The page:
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St. Louis, MO – Thursday May 16, 2019: The women’s national teams of the United States (USA) and New Zealand (NZL) play in an international friendly match at Busch Stadium.

The past two years have been both the most challenging and clarifying of my life. 2018 opened with surgery on both feet, my NWSL team folding, my boyfriend moving away, and the majority of my belongings getting “lost” – all before February.

Stuck on the couch with two scarred feet and an uncertain future, I felt powerless.

I had heard horror stories of NWSL players being traded or waived with no prior warning, waking up to emails that said, “pack up your bags and head to the airport.” Being young and naive, I was able to convince myself that it couldn’t really be that bad, or that it would never happen to me. Then came the announcement that my team had folded and that if I wanted to play in the upcoming NWSL season, I had to opt in to a redistribution draft by the following morning.

The draft itself was only a day later. As I watched it unfold, my teammates being sprinkled around the league without any control over their future, all of us still without an explanation as to what had happened, I finally understood just how unnerving playing in the NWSL could be.

I was picked up by the Chicago Stars, and with the signing of a contract, I had a new team. I was moving to Illinois, and that was that.


I was able to make it through the transition by relying on those elements of my character that had allowed me to become a professional in the first place. I had been living and playing abroad for years at that point, so I wasn’t a stranger to being on the move. I knew that I had to be both adaptive and resilient. But as I looked ahead to the 2019 World Cup, I began to wonder if I was doing everything I could to be at my best when the tournament started.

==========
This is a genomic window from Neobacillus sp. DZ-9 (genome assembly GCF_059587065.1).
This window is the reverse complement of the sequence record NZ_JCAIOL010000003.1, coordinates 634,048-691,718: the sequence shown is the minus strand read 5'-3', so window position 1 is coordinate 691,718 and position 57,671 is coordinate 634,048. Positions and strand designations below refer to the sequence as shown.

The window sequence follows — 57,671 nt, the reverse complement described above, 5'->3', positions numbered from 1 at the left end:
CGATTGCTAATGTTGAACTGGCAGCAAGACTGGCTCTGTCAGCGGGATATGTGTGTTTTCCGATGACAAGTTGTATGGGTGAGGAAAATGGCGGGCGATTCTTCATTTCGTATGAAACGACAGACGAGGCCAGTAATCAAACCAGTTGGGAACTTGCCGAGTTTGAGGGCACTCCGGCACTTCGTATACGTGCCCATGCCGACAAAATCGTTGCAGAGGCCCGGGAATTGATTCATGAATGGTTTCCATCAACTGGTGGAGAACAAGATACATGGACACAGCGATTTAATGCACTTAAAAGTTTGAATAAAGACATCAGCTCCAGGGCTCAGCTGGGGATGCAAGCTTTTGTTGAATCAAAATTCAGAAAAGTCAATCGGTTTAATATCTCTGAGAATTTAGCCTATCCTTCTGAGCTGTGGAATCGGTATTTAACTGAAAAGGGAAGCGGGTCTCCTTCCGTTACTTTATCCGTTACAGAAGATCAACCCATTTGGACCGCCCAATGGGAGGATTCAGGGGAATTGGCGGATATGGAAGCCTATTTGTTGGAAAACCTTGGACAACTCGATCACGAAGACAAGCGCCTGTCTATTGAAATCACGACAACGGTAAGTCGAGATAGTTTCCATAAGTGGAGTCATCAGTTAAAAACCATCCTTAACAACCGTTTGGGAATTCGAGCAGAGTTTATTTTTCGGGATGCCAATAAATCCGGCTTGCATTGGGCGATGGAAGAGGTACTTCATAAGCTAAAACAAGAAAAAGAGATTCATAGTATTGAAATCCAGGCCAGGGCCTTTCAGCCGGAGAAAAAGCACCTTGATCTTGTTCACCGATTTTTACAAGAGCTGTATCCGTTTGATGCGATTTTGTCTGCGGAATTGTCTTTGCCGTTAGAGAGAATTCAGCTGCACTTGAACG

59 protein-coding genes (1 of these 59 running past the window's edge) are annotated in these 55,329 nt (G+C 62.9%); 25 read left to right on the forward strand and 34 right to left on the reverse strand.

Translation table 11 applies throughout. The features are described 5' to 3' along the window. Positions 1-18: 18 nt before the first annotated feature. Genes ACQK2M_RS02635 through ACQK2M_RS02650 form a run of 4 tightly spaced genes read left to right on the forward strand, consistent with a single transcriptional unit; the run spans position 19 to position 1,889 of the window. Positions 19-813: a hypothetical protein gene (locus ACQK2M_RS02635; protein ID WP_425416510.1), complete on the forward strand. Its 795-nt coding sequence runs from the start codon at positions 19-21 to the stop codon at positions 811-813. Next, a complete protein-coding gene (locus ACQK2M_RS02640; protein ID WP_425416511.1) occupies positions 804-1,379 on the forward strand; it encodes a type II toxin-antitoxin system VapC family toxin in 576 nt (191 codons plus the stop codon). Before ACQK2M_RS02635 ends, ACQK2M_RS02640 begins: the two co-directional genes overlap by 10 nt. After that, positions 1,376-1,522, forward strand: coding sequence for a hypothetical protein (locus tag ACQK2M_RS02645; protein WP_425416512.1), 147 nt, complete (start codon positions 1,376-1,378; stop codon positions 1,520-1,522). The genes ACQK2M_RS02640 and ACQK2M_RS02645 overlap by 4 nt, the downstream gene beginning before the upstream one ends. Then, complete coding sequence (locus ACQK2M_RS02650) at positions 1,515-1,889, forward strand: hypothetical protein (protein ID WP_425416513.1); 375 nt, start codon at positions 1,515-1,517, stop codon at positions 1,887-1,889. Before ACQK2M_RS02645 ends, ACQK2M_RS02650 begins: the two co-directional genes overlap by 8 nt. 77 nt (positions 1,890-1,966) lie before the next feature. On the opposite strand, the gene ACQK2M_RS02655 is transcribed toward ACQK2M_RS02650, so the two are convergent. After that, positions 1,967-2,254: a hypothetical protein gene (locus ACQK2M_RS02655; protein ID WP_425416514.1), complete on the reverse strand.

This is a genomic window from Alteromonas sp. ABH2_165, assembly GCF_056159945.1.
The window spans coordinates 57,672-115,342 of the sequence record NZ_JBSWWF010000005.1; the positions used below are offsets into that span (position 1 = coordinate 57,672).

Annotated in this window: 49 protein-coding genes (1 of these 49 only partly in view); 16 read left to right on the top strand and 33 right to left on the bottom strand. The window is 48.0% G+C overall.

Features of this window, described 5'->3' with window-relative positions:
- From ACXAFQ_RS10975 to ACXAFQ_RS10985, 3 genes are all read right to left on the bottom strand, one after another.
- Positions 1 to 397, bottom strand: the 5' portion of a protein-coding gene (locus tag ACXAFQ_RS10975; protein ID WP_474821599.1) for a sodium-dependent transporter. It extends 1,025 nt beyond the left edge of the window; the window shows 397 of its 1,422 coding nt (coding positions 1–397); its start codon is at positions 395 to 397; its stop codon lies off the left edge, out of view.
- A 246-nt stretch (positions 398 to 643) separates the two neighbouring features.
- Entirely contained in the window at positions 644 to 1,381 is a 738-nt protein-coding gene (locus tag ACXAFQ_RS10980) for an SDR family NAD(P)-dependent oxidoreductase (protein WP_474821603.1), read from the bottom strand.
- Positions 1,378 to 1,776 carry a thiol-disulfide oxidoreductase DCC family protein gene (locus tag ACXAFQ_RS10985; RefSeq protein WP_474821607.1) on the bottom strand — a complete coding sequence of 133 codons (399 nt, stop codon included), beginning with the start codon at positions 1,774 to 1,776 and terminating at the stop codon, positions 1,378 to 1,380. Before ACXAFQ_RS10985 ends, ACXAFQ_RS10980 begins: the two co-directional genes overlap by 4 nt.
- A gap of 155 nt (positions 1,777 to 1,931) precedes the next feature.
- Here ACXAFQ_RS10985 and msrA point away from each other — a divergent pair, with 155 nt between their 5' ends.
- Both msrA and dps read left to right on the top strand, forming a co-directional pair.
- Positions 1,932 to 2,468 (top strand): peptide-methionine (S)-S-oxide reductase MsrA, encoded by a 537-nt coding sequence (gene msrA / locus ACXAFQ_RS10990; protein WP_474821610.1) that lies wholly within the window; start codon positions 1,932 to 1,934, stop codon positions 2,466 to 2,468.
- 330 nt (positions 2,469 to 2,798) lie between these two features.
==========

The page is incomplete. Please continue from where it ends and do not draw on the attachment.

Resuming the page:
The national team was a priority, and the precariousness of life in the NWSL made me question whether it was the best environment in which to prepare. This was going to be my third World Cup with the Football Ferns, and the core of our team had been together for over a decade. They needed me to be ready, which meant that I needed to be willing to make the necessary sacrifices, even if that entailed taking the road less traveled.

And so, after a challenging 2018, I decided to move back to New Zealand at the start of 2019 and forgo the subsequent NWSL season.


Walking away from one of the most competitive and well-supported leagues in the world wasn’t easy, nor did it make sense to a lot of people. It had been nearly 8 years since I had lived in New Zealand, but I was still confident that it was the best place for me to mentally and physically prepare for the World Cup. I knew that making the national team my sole commitment would allow me to focus my effort and energy.

It wasn’t a simple homecoming, though. Going back to New Zealand meant that I now had to train with teenage boys to maintain my level of fitness. I was also living on the opposite side of the world from my boyfriend and needed to find work to survive the loss of my income. The situation was by no means perfect, and yet the decision to come home still felt empowering because I had made it for myself. I had taken control of my life and done what I thought was best for both me and the rest of the national team.

We’re a group that is used to sacrificing for each other. We’ve had to fight tooth and claw for everything we have, not just for results on the field, but also for better support from our federation. These challenges have made us incredibly close. I don’t know of any other national team that has such love and loyalty for each other.

It’s hard to understand unless you’ve been a part of it, which is why my decision to pivot from a more comfortable path seemed strange to others, but made perfect sense to me.


There were those for whom the bigger question wasn’t why New Zealand, but why continue with soccer at all? Why bother to fight through the injuries and all the uncertainty? These are questions I doubt I’ll ever be able to escape, no matter where I live or who I play for.